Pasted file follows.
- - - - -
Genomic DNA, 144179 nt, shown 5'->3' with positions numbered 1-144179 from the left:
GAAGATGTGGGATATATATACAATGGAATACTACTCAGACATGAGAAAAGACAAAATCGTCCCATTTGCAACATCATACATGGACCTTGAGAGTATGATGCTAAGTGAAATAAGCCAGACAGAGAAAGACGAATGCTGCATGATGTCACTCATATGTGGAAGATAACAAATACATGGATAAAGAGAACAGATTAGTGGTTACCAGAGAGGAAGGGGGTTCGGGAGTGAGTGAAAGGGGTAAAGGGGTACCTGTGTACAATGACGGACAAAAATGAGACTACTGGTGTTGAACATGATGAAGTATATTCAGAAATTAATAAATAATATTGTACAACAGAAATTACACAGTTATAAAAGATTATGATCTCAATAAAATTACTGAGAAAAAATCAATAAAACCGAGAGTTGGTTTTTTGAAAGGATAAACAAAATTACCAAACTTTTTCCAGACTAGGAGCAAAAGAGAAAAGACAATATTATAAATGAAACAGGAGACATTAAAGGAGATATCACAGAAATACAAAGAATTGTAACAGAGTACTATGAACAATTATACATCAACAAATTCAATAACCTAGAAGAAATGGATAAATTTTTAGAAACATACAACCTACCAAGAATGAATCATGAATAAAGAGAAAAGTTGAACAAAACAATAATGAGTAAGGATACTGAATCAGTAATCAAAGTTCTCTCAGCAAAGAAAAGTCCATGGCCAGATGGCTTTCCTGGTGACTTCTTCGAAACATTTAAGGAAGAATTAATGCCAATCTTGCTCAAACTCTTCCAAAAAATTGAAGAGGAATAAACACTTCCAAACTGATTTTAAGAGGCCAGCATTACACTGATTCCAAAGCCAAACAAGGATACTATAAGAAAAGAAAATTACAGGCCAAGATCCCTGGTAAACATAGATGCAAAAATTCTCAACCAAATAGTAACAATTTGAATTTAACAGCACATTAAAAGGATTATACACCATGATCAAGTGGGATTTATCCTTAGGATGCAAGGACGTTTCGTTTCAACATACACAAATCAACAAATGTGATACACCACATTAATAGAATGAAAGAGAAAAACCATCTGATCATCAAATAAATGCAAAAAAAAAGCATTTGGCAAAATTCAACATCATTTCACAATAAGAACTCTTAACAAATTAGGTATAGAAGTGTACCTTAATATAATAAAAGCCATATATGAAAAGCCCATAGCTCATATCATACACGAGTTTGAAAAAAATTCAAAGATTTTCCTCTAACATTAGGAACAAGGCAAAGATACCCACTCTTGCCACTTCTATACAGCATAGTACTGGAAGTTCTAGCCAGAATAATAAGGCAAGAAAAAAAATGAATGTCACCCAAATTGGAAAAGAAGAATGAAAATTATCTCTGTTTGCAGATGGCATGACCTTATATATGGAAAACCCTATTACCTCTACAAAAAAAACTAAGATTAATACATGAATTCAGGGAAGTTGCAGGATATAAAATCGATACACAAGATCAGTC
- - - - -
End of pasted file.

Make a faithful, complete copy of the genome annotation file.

Genomic DNA, 144179 nt, shown 5'->3' with positions numbered 1-144179 from the left:
GAAGATGTGGGATATATATACAATGGAATACTACTCAGACATGAGAAAAGACAAAATCGTCCCATTTGCAACATCATACATGGACCTTGAGAGTATGATGCTAAGTGAAATAAGCCAGACAGAGAAAGACGAATGCTGCATGATGTCACTCATATGTGGAAGATAACAAATACATGGATAAAGAGAACAGATTAGTGGTTACCAGAGAGGAAGGGGGTTCGGGAGTGAGTGAAAGGGGTAAAGGGGTACCTGTGTACAATGACGGACAAAAATGAGACTACTGGTGTTGAACATGATGAAGTATATTCAGAAATTAATAAATAATATTGTACAACAGAAATTACACAGTTATAAAAGATTATGATCTCAATAAAATTACTGAGAAAAAATCAATAAAACCGAGAGTTGGTTTTTTGAAAGGATAAACAAAATTACCAAACTTTTTCCAGACTAGGAGCAAAAGAGAAAAGACAATATTATAAATGAAACAGGAGACATTAAAGGAGATATCACAGAAATACAAAGAATTGTAACAGAGTACTATGAACAATTATACATCAACAAATTCAATAACCTAGAAGAAATGGATAAATTTTTAGAAACATACAACCTACCAAGAATGAATCATGAATAAAGAGAAAAGTTGAACAAAACAATAATGAGTAAGGATACTGAATCAGTAATCAAAGTTCTCTCAGCAAAGAAAAGTCCATGGCCAGATGGCTTTCCTGGTGACTTCTTCGAAACATTTAAGGAAGAATTAATGCCAATCTTGCTCAAACTCTTCCAAAAAATTGAAGAGGAATAAACACTTCCAAACTGATTTTAAGAGGCCAGCATTACACTGATTCCAAAGCCAAACAAGGATACTATAAGAAAAGAAAATTACAGGCCAAGATCCCTGGTAAACATAGATGCAAAAATTCTCAACCAAATAGTAACAATTTGAATTTAACAGCACATTAAAAGGATTATACACCATGATCAAGTGGGATTTATCCTTAGGATGCAAGGACGTTTCGTTTCAACATACACAAATCAACAAATGTGATACACCACATTAATAGAATGAAAGAGAAAAACCATCTGATCATCAAATAAATGCAAAAAAAAAGCATTTGGCAAAATTCAACATCATTTCACAATAAGAACTCTTAACAAATTAGGTATAGAAGTGTACCTTAATATAATAAAAGCCATATATGAAAAGCCCATAGCTCATATCATACACGAGTTTGAAAAAAATTCAAAGATTTTCCTCTAACATTAGGAACAAGGCAAAGATACCCACTCTTGCCACTTCTATACAGCATAGTACTGGAAGTTCTAGCCAGAATAATAAGGCAAGAAAAAAAATGAATGTCACCCAAATTGGAAAAGAAGAATGAAAATTATCTCTGTTTGCAGATGGCATGACCTTATATATGGAAAACCCTATTACCTCTACAAAAAAAACTAAGATTAATACATGAATTCAGGGAAGTTGCAGGATATAAAATCGATACACAAGATCAGTC